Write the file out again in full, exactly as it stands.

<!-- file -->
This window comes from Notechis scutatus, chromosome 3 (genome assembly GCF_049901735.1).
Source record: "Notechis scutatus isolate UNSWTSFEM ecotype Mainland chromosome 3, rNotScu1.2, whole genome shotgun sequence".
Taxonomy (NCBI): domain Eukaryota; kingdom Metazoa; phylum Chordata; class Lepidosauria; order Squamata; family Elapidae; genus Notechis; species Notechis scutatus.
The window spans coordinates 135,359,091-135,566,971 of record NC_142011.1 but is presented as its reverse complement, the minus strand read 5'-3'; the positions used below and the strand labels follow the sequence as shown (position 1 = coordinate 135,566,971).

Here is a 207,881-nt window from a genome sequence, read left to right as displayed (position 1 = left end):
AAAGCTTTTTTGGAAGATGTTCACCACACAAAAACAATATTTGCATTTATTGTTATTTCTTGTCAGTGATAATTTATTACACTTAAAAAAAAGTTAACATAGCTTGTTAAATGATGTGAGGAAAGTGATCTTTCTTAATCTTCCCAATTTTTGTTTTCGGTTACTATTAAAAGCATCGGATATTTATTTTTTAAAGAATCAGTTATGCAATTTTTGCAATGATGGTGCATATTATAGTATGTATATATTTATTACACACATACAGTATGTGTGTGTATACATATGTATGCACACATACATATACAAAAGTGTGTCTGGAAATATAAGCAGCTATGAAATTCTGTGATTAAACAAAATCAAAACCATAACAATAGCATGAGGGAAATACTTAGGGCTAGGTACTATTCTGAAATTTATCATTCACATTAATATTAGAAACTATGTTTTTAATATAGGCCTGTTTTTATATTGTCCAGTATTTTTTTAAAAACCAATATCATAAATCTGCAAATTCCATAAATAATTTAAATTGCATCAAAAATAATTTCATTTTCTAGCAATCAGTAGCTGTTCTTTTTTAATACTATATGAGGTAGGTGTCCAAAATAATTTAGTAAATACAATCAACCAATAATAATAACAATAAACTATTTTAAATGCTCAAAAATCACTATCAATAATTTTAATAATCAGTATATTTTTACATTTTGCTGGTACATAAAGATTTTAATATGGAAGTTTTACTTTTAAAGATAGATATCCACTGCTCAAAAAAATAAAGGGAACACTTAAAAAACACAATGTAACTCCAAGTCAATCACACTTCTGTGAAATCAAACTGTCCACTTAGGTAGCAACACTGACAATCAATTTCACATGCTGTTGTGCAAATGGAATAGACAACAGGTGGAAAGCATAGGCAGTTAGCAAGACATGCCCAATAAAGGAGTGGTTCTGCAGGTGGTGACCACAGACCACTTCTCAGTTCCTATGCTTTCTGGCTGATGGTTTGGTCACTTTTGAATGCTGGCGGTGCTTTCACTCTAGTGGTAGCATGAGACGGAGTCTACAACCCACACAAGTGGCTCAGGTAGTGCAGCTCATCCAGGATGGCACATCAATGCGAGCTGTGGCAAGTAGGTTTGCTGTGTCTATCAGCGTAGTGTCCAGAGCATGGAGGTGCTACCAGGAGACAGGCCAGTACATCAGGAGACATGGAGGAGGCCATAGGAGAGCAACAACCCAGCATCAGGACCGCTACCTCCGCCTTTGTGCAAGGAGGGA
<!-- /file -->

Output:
This window comes from Notechis scutatus, chromosome 3 (genome assembly GCF_049901735.1).
Source record: "Notechis scutatus isolate UNSWTSFEM ecotype Mainland chromosome 3, rNotScu1.2, whole genome shotgun sequence".
Taxonomy (NCBI): domain Eukaryota; kingdom Metazoa; phylum Chordata; class Lepidosauria; order Squamata; family Elapidae; genus Notechis; species Notechis scutatus.
The window spans coordinates 135,359,091-135,566,971 of record NC_142011.1 but is presented as its reverse complement, the minus strand read 5'-3'; the positions used below and the strand labels follow the sequence as shown (position 1 = coordinate 135,566,971).

Here is a 207,881-nt window from a genome sequence, read left to right as displayed (position 1 = left end):
AAAGCTTTTTTGGAAGATGTTCACCACACAAAAACAATATTTGCATTTATTGTTATTTCTTGTCAGTGATAATTTATTACACTTAAAAAAAAGTTAACATAGCTTGTTAAATGATGTGAGGAAAGTGATCTTTCTTAATCTTCCCAATTTTTGTTTTCGGTTACTATTAAAAGCATCGGATATTTATTTTTTAAAGAATCAGTTATGCAATTTTTGCAATGATGGTGCATATTATAGTATGTATATATTTATTACACACATACAGTATGTGTGTGTATACATATGTATGCACACATACATATACAAAAGTGTGTCTGGAAATATAAGCAGCTATGAAATTCTGTGATTAAACAAAATCAAAACCATAACAATAGCATGAGGGAAATACTTAGGGCTAGGTACTATTCTGAAATTTATCATTCACATTAATATTAGAAACTATGTTTTTAATATAGGCCTGTTTTTATATTGTCCAGTATTTTTTTAAAAACCAATATCATAAATCTGCAAATTCCATAAATAATTTAAATTGCATCAAAAATAATTTCATTTTCTAGCAATCAGTAGCTGTTCTTTTTTAATACTATATGAGGTAGGTGTCCAAAATAATTTAGTAAATACAATCAACCAATAATAATAACAATAAACTATTTTAAATGCTCAAAAATCACTATCAATAATTTTAATAATCAGTATATTTTTACATTTTGCTGGTACATAAAGATTTTAATATGGAAGTTTTACTTTTAAAGATAGATATCCACTGCTCAAAAAAATAAAGGGAACACTTAAAAAACACAATGTAACTCCAAGTCAATCACACTTCTGTGAAATCAAACTGTCCACTTAGGTAGCAACACTGACAATCAATTTCACATGCTGTTGTGCAAATGGAATAGACAACAGGTGGAAAGCATAGGCAGTTAGCAAGACATGCCCAATAAAGGAGTGGTTCTGCAGGTGGTGACCACAGACCACTTCTCAGTTCCTATGCTTTCTGGCTGATGGTTTGGTCACTTTTGAATGCTGGCGGTGCTTTCACTCTAGTGGTAGCATGAGACGGAGTCTACAACCCACACAAGTGGCTCAGGTAGTGCAGCTCATCCAGGATGGCACATCAATGCGAGCTGTGGCAAGTAGGTTTGCTGTGTCTATCAGCGTAGTGTCCAGAGCATGGAGGTGCTACCAGGAGACAGGCCAGTACATCAGGAGACATGGAGGAGGCCATAGGAGAGCAACAACCCAGCATCAGGACCGCTACCTCCGCCTTTGTGCAAGGAGGGA